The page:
Role playing: Youth become officers
Arresting the bad guy is an heroic act for law enforcement officers around the country, but participants in the Escambia County Youth Police Academy found out Thursday, it isn’t all glitter and glitz.
Mike Lambert, chief deputy with the Escambia County Sheriff’s Department, said his involvement in the program has offered an opportunity to educate the students beyond 10-4 and handcuffs.
“It’s a great way for us to show them what we have to deal with every day on our jobs,” Lambert said. “They see how things are done on tv, but that’s not how it is for us on a day-t0-day basis.”
Students from around the area have been busy with plenty of activities all week at the annual Youth Police Academy event being held at locations around the county.
With shooting events, physical agility and training as part of the program, students spent most of Thursday seeing how officers defend themselves when faced with violence in an arrest situation.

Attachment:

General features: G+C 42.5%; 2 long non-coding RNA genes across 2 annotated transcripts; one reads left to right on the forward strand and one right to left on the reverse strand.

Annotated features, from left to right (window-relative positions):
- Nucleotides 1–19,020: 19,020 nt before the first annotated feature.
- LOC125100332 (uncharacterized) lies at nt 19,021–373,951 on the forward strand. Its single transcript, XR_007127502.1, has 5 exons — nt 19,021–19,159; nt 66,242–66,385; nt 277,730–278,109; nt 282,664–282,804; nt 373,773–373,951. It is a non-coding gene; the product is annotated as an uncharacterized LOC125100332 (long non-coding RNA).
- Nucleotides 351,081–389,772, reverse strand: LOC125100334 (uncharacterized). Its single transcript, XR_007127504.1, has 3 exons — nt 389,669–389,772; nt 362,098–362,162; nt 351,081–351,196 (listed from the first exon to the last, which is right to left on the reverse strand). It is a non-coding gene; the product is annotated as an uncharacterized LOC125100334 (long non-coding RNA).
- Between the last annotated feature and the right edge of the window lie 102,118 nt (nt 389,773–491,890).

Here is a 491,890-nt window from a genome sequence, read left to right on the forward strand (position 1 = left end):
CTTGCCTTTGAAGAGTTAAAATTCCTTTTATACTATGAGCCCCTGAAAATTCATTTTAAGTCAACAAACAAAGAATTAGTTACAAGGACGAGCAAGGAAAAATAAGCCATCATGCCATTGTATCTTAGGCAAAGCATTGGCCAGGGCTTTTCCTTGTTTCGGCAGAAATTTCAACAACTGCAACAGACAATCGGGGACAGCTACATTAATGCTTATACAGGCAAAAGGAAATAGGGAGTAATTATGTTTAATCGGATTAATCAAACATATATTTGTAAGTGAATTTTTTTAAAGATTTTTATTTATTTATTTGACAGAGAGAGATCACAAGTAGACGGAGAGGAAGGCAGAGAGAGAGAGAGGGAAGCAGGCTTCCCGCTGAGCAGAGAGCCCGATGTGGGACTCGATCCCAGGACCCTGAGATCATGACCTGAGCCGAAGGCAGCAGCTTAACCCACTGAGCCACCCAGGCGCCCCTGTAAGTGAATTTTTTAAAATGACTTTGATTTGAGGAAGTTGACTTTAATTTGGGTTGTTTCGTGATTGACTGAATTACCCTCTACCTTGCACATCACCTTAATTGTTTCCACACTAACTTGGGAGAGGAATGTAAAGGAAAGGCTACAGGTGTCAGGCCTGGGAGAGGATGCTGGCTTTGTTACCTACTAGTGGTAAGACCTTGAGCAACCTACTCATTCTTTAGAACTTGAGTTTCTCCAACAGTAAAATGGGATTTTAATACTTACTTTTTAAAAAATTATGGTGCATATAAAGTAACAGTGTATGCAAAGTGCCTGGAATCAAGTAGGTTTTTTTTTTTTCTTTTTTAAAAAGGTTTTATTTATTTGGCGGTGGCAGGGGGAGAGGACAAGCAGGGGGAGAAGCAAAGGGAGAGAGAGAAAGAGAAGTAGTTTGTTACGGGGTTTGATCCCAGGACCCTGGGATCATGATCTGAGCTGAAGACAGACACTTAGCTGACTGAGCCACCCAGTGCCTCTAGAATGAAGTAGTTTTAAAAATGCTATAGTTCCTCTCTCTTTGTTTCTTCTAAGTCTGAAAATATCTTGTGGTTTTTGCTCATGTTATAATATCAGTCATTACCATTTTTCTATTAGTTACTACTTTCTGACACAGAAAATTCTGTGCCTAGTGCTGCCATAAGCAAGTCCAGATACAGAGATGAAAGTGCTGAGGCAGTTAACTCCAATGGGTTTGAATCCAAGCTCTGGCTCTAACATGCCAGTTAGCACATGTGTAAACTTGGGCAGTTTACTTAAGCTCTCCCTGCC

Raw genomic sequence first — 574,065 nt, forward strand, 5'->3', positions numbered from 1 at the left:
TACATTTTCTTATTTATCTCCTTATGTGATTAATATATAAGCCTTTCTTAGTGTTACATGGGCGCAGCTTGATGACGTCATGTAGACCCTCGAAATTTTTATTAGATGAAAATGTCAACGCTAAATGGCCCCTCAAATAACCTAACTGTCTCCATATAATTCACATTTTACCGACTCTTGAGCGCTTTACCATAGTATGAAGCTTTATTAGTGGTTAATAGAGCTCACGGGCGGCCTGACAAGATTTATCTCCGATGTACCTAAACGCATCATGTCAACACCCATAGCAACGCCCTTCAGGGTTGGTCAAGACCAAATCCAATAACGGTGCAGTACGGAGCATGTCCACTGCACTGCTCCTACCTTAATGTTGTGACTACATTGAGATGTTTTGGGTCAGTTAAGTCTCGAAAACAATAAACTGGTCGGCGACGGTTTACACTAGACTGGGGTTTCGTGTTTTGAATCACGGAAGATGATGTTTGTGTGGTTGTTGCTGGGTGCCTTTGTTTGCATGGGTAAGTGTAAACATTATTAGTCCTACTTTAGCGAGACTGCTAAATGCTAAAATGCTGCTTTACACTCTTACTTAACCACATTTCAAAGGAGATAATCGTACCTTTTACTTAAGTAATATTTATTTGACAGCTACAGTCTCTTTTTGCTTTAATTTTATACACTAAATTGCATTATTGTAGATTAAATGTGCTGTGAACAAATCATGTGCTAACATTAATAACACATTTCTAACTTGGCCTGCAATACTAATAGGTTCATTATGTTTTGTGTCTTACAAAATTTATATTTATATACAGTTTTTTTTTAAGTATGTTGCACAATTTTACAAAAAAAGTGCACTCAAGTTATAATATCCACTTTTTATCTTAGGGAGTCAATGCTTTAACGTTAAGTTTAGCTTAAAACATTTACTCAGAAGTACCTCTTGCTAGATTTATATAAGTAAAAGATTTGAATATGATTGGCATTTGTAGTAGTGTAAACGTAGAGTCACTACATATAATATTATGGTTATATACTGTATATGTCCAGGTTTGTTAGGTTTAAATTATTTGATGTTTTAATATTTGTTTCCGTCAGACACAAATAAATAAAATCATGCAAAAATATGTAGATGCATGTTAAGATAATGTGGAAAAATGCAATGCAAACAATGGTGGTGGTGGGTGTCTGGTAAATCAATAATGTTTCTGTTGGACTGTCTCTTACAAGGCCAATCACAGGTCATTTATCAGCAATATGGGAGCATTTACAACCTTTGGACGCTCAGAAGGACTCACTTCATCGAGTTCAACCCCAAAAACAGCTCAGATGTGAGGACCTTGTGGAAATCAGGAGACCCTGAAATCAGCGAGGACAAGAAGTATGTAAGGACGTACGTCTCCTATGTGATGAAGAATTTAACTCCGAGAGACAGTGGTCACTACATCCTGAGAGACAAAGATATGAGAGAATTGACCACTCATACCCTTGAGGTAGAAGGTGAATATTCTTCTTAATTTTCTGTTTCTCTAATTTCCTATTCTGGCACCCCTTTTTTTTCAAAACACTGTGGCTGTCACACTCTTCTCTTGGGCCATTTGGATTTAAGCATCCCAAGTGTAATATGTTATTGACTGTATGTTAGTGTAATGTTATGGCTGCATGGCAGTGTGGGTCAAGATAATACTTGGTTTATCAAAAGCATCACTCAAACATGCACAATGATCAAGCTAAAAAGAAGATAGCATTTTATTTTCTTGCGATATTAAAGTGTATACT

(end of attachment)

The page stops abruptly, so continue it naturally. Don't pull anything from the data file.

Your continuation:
“They have done really well with these activities,” Lambert said. “We are doing what we can as law enforcement officials to reach out to the youth in this county and let them see what happens in the world of police work. This has been a learning experience for them and for us.”
The Youth Police Academy week will conclude with graduation ceremonies Friday evening at 6 p.m. at the Woodfin-Patterson Auditorium on the campus of Jefferson Davis Community College.
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